*Patients with grade 3 or 4 of poisoning severity, **Patients with grade 1 or 2 of poisoning severity, ***Analyzed with Chi-square test
||Annual distribution of toxicological analysis received at CAPM-LAB, 2008 to June, 2017
Distribution of CO poisoning cases received at CAPM-LAB, depending on the COHb rate, 2008 to June, 2017
Distribution of cases of CO poisoning received at CAPM-LAB, According to the clinical signs and rates of COHb, 2008 to June, 2017
The involuntary inhalation of carbon monoxide (CO) constitutes one of the first causes of deaths by accidental poisoning. The Anti Poison Center and Pharmacovigilance of Morocco (CAPM) reported 18379 cases of CO poisoning during 1980-201115. In the region of Fez-Boulemane, 2332 cases between January 2009 and December 2012 with 1.3% mortality16.
The true number of incidents of carbon monoxide poisoning is unknown, since many non-lethal exposures go undetected. In Morocco, this could be related to several reasons: Under notification of cases by professionals in public health structures, absence notification of university hospital and military sector, existence of cases which die at home or in road before the victim has been hospitalized, presence of asymptomatic cases not having the recourse to the consultation, minor symptoms or absence of warning signs as a consequence of an underestimation of exposure and a non hospitalization and consequently non declaration. From the available data, carbon monoxide poisoning is the most common cause of injury and death due to poisoning worldwide5.
The CO poisoning is especially serious, responsible for the third cause of poisoning in Morocco (15%) after the medicine and foods14. In spite of our series, CO poisoning takes the first place by 1806 cases against 115 cases of food poisoning and 52 cases poisoning by envenomation. These figures are probably poorly estimated due to under-reporting due to a lack of knowledge of the pathology. Studies conducted by the National Public Health Network show a stable number of oxycarbon poisonings, despite repeated public awareness campaigns.
Poisoning is typically more common during the winter months. This is due to increased domestic use of gas furnaces, gas or kerosene space heaters and kitchen stoves during the winter months, which if faulty and/or used without adequate ventilation, may produce excessive carbon monoxide18. The presence of an atmosphere saturated with steam (bathrooms) is a factor favoring incomplete combustion and therefore the production of CO. It is mainly maintenance defects and malfunctions of the appliances but also installations (Chimney in poor condition, obstructed, inadequate) that are implicated19.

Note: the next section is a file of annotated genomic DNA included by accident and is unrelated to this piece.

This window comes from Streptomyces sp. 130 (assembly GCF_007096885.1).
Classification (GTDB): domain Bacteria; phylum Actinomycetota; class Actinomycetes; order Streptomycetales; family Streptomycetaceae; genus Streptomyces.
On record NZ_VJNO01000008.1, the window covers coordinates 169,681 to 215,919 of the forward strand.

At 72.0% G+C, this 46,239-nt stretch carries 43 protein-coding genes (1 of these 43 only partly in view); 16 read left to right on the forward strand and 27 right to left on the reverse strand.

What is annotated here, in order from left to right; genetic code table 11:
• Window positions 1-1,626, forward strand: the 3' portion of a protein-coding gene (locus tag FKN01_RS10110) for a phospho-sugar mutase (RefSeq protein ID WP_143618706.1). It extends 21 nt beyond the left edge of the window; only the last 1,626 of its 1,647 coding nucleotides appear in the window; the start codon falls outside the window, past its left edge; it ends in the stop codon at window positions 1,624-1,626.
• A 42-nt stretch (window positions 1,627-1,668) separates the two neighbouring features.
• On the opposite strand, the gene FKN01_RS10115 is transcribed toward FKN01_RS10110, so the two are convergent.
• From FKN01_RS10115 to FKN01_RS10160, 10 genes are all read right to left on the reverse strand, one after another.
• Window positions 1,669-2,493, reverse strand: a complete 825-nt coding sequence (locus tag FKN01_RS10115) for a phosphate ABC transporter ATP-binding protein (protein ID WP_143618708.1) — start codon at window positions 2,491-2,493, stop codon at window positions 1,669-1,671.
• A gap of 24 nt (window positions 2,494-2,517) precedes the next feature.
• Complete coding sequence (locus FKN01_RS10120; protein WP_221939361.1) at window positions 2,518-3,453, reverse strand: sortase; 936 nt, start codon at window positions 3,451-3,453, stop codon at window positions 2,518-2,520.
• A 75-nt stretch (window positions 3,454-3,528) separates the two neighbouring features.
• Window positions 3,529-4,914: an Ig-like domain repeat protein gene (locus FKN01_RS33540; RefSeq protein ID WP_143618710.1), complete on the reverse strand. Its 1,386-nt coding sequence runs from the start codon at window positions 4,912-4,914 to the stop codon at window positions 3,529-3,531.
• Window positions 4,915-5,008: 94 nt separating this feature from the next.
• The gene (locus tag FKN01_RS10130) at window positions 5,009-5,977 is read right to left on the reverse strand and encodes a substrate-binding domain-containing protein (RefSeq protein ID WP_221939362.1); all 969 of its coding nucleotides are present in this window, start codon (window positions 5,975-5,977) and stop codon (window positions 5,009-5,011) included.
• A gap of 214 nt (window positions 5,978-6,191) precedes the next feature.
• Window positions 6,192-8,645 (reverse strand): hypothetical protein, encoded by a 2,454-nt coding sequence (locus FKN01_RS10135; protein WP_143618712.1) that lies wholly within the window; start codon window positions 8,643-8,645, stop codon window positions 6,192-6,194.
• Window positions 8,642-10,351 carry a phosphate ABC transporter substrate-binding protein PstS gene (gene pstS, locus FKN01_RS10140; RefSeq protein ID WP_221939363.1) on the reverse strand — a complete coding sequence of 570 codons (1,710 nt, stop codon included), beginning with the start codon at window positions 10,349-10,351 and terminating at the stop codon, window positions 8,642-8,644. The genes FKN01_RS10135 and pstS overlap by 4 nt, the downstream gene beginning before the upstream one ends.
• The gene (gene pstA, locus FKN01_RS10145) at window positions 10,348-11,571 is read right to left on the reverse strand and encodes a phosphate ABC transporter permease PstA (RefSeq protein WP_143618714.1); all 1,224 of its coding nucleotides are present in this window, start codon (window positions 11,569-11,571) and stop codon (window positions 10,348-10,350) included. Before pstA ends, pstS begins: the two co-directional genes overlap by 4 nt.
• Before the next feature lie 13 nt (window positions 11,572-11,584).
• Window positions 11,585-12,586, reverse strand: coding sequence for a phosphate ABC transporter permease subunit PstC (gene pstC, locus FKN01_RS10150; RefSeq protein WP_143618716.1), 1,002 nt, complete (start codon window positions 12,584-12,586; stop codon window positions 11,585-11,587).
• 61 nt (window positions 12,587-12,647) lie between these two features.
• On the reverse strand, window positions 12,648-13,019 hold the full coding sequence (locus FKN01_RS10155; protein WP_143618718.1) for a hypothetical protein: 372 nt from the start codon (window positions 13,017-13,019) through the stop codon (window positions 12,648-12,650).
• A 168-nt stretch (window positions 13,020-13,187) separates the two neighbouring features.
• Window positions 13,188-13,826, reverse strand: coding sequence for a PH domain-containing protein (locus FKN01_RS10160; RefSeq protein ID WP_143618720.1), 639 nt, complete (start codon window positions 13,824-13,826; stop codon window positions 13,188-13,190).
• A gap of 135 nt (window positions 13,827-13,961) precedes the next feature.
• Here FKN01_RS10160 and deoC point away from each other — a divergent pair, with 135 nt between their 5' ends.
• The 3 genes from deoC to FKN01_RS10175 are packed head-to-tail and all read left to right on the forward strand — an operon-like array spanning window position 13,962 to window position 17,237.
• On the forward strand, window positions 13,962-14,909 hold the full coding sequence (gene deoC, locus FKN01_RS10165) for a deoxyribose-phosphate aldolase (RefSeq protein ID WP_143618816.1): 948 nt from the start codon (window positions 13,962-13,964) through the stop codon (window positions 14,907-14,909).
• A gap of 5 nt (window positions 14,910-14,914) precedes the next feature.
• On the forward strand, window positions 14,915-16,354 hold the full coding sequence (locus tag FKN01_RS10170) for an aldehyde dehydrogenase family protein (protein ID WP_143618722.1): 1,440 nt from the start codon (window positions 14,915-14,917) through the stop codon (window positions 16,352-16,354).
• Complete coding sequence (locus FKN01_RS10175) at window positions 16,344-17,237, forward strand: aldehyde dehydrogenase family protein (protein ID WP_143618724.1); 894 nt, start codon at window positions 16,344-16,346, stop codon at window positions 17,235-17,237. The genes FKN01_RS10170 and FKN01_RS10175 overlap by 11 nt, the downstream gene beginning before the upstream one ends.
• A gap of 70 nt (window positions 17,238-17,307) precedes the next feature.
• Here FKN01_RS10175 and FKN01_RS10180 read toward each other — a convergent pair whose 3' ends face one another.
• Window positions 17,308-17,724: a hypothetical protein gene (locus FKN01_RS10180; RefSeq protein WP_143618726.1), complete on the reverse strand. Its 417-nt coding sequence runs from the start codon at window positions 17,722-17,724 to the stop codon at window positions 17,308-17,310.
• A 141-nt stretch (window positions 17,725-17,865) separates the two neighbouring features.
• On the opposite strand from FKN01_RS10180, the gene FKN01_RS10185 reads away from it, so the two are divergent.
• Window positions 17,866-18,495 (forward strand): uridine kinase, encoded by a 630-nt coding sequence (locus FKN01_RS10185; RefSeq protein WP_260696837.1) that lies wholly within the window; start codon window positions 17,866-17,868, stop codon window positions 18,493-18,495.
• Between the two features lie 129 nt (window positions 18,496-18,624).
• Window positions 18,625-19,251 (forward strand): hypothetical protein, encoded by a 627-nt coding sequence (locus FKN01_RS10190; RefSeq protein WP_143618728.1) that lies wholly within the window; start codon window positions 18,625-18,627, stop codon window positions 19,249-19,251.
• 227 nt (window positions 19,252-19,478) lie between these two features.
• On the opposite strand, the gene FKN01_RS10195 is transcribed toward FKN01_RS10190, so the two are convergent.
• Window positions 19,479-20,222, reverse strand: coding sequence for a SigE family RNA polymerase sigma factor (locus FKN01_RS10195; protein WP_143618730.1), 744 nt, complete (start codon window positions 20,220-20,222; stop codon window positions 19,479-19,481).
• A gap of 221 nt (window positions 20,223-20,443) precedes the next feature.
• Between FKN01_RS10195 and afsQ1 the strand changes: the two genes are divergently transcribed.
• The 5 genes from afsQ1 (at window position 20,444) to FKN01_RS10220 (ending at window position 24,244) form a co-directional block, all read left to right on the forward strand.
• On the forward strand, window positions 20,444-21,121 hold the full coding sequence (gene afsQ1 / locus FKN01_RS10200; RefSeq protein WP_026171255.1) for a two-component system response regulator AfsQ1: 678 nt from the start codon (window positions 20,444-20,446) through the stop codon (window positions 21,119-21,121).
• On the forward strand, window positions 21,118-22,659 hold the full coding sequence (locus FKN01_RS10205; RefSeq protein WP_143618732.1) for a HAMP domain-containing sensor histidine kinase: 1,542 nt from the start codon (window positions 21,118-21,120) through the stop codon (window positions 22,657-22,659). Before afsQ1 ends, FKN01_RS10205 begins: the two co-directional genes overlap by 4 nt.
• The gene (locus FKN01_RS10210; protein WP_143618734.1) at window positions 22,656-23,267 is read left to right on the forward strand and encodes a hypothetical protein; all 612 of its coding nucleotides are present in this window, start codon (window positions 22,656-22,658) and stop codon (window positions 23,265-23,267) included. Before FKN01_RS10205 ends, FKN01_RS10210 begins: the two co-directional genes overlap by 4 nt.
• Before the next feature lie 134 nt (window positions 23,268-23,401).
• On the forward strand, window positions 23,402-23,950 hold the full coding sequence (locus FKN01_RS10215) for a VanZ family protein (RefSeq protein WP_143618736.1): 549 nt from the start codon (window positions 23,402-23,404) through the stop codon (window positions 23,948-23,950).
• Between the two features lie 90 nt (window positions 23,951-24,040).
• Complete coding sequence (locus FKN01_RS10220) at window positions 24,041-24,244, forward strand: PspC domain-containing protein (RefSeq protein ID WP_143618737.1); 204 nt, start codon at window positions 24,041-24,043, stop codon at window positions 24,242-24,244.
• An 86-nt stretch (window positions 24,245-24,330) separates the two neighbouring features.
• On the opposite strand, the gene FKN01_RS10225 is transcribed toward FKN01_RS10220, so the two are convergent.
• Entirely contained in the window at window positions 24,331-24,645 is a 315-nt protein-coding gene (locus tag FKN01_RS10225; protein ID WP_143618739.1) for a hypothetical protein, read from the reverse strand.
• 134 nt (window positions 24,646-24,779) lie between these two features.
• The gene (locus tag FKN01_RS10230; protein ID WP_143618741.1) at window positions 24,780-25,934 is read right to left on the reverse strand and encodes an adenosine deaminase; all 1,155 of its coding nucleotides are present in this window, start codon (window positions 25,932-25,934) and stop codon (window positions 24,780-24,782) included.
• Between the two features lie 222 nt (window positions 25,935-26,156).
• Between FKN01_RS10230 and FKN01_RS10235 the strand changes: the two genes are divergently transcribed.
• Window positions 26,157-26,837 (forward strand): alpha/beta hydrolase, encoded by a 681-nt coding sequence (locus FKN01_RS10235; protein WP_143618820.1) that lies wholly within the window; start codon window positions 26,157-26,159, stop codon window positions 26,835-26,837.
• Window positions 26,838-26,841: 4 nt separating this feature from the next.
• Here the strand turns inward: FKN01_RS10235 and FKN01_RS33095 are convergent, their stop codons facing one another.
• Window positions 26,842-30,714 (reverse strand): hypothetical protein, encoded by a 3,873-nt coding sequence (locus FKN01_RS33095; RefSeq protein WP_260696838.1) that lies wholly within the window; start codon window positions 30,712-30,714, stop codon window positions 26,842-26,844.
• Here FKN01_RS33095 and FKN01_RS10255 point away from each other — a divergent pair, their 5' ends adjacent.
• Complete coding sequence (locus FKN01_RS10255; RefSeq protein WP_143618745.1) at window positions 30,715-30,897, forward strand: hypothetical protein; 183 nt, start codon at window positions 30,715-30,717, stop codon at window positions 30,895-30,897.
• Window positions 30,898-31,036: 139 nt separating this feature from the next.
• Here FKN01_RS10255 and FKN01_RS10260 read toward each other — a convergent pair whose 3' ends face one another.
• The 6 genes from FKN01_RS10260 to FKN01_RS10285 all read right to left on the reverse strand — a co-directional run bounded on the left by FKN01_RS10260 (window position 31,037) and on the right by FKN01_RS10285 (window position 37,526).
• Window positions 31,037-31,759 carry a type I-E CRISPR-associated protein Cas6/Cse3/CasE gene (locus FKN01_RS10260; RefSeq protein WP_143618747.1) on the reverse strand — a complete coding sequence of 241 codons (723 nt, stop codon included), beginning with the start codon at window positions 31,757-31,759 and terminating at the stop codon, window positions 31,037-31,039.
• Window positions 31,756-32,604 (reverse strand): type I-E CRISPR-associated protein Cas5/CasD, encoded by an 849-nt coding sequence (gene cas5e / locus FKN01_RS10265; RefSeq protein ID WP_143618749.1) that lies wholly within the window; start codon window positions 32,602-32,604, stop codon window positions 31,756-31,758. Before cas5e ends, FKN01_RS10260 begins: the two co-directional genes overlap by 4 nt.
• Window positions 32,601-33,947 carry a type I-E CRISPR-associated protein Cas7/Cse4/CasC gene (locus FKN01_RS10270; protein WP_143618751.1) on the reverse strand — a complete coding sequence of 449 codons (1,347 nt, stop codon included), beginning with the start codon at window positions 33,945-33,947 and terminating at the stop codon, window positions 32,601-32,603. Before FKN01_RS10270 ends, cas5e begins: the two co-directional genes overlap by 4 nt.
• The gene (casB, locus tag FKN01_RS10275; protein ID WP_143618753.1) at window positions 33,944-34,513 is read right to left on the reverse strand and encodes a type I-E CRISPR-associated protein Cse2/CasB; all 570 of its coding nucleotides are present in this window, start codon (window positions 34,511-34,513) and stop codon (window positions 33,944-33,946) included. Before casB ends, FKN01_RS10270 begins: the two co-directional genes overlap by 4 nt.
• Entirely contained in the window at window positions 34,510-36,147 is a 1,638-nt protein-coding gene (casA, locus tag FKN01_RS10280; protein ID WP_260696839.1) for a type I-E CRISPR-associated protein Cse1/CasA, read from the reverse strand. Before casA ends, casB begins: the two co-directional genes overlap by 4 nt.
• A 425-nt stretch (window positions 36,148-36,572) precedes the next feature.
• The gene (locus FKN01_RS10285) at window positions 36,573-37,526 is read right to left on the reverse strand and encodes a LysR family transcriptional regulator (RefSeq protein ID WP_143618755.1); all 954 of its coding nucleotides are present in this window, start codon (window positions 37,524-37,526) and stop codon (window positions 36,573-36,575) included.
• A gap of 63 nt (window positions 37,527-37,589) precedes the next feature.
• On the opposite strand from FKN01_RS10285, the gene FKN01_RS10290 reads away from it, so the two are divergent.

The frequency of home accidents by CO poisoning begins to grow in autumn with a peak in winter in the month of March and then decreases in the spring. Periods of fog or of wind absence promote CO poisoning default ventilation of houses. The large colds cause an elevation in risk of intoxication by intensive use of heaters4. In summer, we are not safe from CO poisoning since we have recorded 73 cases. This even low rate suggests the involvement of other sources of carbon monoxide poisoning such as fires, exhaust fumes and smoke escapes in public baths4,5.
The CO poisoning mainly affects disadvantaged areas, financially disadvantaged families are at greater risk for CO poisoning (dilapidated device of heating, use of wood and coal as the main source of heating, lack of maintenance by worry to economy) but all social strata of the population may be affected20. Intoxication is often familial, collective poisoning had represented in 42.47% of cases this phenomenon could be due to the use of gas water heaters in non-ventilated area in the residence place, which can cause a collective poisoning of several members of the family. During CO poisoning, there is rarely a single victim but more often a whole family, parents and children. The group of adults was the most exposed 52.49% of cases, followed by the adolescent group 25.75% of cases21, the age of children less than 14 years have accounted for 21.1% of all cases, which requires awareness of parents to the dangers of carbon monoxide poisoning. The predominance of young patients, which may be partially explained by the "Moroccan population pyramid" that mostly includes people at young ages and also by the fact that this age group is the active population which is often the victim of occupational toxic exposures21.